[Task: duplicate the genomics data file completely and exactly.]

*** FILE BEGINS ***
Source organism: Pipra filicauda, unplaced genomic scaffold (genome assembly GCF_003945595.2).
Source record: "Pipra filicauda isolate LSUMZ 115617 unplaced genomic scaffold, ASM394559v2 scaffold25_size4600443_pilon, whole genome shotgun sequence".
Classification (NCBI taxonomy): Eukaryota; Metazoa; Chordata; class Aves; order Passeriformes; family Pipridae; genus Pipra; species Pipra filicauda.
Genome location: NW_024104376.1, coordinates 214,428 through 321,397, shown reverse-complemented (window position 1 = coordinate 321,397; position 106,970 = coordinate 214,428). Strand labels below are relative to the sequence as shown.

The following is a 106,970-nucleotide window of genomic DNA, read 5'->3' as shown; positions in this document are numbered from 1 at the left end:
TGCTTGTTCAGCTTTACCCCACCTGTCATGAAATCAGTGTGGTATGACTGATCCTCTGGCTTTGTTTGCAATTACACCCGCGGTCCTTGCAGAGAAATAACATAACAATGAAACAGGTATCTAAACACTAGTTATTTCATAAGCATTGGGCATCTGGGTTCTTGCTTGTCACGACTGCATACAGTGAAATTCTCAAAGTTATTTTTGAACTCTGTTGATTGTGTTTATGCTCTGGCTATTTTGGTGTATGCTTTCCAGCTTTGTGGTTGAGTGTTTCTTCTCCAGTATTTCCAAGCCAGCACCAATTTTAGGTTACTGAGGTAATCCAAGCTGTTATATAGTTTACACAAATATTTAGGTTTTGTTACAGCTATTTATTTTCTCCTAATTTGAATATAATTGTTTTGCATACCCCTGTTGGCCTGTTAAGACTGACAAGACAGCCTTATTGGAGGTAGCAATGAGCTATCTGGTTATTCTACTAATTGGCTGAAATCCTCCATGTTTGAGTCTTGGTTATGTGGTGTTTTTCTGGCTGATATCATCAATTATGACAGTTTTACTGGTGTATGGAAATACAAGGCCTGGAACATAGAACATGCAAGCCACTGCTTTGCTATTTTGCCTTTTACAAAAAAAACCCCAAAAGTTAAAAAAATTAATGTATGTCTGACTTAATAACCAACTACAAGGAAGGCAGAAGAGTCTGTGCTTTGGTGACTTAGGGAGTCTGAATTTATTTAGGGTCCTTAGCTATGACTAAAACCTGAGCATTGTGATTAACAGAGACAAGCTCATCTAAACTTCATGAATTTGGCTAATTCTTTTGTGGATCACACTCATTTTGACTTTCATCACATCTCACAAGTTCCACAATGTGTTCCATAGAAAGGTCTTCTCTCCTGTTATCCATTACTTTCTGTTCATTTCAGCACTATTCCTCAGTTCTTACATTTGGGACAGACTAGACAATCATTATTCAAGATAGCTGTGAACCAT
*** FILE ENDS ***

Source organism: Pipra filicauda, unplaced genomic scaffold (genome assembly GCF_003945595.2).
Source record: "Pipra filicauda isolate LSUMZ 115617 unplaced genomic scaffold, ASM394559v2 scaffold25_size4600443_pilon, whole genome shotgun sequence".
Classification (NCBI taxonomy): Eukaryota; Metazoa; Chordata; class Aves; order Passeriformes; family Pipridae; genus Pipra; species Pipra filicauda.
Genome location: NW_024104376.1, coordinates 214,428 through 321,397, shown reverse-complemented (window position 1 = coordinate 321,397; position 106,970 = coordinate 214,428). Strand labels below are relative to the sequence as shown.

The following is a 106,970-nucleotide window of genomic DNA, read 5'->3' as shown; positions in this document are numbered from 1 at the left end:
TGCTTGTTCAGCTTTACCCCACCTGTCATGAAATCAGTGTGGTATGACTGATCCTCTGGCTTTGTTTGCAATTACACCCGCGGTCCTTGCAGAGAAATAACATAACAATGAAACAGGTATCTAAACACTAGTTATTTCATAAGCATTGGGCATCTGGGTTCTTGCTTGTCACGACTGCATACAGTGAAATTCTCAAAGTTATTTTTGAACTCTGTTGATTGTGTTTATGCTCTGGCTATTTTGGTGTATGCTTTCCAGCTTTGTGGTTGAGTGTTTCTTCTCCAGTATTTCCAAGCCAGCACCAATTTTAGGTTACTGAGGTAATCCAAGCTGTTATATAGTTTACACAAATATTTAGGTTTTGTTACAGCTATTTATTTTCTCCTAATTTGAATATAATTGTTTTGCATACCCCTGTTGGCCTGTTAAGACTGACAAGACAGCCTTATTGGAGGTAGCAATGAGCTATCTGGTTATTCTACTAATTGGCTGAAATCCTCCATGTTTGAGTCTTGGTTATGTGGTGTTTTTCTGGCTGATATCATCAATTATGACAGTTTTACTGGTGTATGGAAATACAAGGCCTGGAACATAGAACATGCAAGCCACTGCTTTGCTATTTTGCCTTTTACAAAAAAAACCCCAAAAGTTAAAAAAATTAATGTATGTCTGACTTAATAACCAACTACAAGGAAGGCAGAAGAGTCTGTGCTTTGGTGACTTAGGGAGTCTGAATTTATTTAGGGTCCTTAGCTATGACTAAAACCTGAGCATTGTGATTAACAGAGACAAGCTCATCTAAACTTCATGAATTTGGCTAATTCTTTTGTGGATCACACTCATTTTGACTTTCATCACATCTCACAAGTTCCACAATGTGTTCCATAGAAAGGTCTTCTCTCCTGTTATCCATTACTTTCTGTTCATTTCAGCACTATTCCTCAGTTCTTACATTTGGGACAGACTAGACAATCATTATTCAAGATAGCTGTGAACCAT